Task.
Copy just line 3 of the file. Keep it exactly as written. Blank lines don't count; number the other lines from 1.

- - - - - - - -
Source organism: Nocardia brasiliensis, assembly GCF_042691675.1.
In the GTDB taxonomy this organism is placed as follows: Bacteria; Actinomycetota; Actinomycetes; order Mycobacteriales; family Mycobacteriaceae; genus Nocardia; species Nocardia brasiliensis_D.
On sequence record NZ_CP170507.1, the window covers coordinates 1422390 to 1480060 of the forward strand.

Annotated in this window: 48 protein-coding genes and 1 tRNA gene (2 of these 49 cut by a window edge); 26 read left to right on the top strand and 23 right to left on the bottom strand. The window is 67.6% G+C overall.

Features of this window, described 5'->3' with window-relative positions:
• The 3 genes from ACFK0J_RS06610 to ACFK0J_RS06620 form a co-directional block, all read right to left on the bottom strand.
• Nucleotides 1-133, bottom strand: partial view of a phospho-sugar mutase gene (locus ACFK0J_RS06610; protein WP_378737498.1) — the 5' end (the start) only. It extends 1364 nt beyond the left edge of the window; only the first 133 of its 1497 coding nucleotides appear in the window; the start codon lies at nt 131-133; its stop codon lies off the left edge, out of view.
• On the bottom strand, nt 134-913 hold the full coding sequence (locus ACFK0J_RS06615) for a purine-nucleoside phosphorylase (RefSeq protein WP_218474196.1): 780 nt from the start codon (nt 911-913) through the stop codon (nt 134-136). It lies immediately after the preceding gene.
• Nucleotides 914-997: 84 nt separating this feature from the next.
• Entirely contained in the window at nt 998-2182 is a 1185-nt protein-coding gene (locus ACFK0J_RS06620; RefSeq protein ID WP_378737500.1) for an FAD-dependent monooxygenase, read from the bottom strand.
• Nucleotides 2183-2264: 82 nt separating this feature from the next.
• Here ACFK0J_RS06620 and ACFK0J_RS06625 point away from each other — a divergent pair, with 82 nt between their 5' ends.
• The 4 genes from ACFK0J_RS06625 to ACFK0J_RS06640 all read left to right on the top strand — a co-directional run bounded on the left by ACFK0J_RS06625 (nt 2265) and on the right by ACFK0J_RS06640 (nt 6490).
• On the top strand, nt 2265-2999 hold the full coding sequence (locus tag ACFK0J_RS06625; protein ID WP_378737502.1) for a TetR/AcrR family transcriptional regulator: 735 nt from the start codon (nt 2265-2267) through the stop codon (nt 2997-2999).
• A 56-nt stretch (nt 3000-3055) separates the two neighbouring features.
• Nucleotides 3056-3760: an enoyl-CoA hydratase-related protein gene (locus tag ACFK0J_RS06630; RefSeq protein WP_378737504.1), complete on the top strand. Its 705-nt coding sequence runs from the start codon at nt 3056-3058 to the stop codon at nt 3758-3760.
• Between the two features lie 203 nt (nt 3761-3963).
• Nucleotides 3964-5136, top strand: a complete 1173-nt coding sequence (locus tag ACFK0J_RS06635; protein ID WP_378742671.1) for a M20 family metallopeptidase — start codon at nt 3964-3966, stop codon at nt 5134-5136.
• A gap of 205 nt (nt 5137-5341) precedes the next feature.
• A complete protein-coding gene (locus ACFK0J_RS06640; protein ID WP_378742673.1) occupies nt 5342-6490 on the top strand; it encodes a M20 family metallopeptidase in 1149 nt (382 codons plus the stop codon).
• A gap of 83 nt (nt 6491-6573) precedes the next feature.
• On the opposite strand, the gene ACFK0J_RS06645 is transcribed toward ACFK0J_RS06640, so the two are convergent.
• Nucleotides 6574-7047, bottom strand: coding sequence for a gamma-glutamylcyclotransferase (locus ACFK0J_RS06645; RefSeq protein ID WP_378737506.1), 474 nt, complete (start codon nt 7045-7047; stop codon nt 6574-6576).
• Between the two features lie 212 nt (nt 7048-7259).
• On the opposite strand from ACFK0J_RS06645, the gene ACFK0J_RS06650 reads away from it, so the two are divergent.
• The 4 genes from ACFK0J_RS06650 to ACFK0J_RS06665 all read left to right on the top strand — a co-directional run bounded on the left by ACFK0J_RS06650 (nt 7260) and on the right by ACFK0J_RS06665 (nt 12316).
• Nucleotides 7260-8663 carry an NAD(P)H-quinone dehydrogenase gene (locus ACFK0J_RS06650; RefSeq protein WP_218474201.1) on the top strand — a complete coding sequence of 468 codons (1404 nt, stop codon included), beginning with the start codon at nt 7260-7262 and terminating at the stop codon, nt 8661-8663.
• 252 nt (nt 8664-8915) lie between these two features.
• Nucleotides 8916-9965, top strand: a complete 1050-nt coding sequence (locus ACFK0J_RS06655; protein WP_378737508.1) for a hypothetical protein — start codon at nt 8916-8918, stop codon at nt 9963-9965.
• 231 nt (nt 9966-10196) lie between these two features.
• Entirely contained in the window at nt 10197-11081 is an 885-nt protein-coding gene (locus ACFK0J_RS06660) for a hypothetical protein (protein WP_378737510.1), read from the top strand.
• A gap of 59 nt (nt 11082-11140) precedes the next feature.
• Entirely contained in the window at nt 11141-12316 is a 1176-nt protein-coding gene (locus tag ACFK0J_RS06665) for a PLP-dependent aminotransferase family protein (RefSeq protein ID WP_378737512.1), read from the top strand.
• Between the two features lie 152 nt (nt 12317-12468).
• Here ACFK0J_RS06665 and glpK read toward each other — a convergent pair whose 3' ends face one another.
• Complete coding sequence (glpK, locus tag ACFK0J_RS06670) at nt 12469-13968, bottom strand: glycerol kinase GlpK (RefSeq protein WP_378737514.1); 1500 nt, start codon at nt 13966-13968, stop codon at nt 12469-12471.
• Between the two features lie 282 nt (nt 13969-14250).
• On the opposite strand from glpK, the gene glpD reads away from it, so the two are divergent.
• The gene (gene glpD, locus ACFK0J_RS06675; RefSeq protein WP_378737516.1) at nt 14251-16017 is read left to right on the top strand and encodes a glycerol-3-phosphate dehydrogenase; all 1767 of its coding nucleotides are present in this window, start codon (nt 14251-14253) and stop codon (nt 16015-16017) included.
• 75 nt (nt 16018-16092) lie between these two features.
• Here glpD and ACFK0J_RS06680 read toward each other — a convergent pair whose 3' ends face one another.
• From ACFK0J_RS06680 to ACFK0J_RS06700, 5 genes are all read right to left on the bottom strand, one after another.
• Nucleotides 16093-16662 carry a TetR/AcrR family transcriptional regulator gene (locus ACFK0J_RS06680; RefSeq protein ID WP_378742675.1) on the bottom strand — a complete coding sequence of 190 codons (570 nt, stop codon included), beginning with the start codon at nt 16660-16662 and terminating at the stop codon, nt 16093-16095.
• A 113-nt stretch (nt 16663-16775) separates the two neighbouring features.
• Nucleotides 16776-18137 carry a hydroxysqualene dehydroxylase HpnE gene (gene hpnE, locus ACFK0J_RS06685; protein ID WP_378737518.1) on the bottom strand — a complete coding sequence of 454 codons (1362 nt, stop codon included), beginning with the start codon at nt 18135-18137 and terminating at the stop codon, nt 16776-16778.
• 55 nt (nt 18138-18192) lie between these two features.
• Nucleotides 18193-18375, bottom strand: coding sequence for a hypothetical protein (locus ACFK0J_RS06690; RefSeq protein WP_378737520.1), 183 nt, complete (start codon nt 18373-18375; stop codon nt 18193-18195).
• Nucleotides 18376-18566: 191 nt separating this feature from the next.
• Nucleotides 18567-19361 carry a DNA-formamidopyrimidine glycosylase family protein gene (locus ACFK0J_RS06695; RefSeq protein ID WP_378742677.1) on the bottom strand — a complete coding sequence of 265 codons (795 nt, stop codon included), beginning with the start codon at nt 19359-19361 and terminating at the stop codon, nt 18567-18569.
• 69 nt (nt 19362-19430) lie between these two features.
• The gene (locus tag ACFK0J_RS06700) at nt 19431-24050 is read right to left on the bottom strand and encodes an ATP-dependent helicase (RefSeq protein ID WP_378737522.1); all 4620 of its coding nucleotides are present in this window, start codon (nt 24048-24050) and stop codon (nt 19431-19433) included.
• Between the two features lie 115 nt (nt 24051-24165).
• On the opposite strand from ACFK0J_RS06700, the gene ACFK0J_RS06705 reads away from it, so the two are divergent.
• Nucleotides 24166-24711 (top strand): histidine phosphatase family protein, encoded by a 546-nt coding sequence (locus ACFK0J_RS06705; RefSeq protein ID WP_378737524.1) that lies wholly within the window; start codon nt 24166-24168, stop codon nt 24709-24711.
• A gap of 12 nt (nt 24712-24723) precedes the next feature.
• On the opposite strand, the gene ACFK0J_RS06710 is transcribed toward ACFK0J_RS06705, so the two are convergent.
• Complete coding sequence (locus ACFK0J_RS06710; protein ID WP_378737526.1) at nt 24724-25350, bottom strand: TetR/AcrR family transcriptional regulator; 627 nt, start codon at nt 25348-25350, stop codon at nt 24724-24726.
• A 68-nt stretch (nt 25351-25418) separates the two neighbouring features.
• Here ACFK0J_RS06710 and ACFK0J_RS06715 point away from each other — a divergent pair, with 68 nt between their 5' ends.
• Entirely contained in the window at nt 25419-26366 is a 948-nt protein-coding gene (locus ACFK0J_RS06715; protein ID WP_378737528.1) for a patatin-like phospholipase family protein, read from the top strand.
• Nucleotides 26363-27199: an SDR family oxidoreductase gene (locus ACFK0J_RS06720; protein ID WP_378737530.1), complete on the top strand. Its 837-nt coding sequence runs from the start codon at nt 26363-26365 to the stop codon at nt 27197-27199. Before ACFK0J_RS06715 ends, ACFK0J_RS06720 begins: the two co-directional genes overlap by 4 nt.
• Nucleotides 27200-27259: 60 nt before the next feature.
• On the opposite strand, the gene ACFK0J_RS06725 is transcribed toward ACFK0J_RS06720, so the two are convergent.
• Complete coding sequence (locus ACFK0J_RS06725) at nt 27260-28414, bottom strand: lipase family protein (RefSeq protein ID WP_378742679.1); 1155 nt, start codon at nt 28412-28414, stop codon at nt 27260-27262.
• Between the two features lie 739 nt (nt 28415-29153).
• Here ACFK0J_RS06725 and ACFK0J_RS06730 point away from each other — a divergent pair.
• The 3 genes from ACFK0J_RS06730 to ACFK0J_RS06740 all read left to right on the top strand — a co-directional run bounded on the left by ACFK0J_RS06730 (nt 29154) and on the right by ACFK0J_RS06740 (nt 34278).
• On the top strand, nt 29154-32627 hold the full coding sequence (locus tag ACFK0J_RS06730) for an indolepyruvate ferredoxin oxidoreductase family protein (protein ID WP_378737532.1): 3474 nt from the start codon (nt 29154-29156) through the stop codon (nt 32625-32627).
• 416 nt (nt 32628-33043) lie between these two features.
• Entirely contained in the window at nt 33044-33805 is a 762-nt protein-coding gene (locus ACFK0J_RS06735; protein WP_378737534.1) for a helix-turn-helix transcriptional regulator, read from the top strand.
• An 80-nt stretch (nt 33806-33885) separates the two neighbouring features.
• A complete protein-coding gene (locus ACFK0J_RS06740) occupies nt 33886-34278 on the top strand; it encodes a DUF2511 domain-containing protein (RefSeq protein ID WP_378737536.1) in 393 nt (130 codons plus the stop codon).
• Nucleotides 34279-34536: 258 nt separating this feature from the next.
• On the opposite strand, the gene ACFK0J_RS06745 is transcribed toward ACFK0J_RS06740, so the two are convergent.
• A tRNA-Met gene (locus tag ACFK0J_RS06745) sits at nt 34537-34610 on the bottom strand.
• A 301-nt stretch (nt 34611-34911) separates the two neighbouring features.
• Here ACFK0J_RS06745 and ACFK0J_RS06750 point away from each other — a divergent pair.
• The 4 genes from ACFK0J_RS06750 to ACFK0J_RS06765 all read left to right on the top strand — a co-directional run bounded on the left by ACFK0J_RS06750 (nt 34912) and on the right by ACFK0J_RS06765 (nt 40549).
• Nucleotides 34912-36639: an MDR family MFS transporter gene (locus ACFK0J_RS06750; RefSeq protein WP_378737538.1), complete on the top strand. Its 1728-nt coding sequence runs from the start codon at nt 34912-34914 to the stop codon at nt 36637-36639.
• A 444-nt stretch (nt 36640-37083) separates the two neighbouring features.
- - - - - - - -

On sequence record NZ_CP170507.1, the window covers coordinates 1422390 to 1480060 of the forward strand.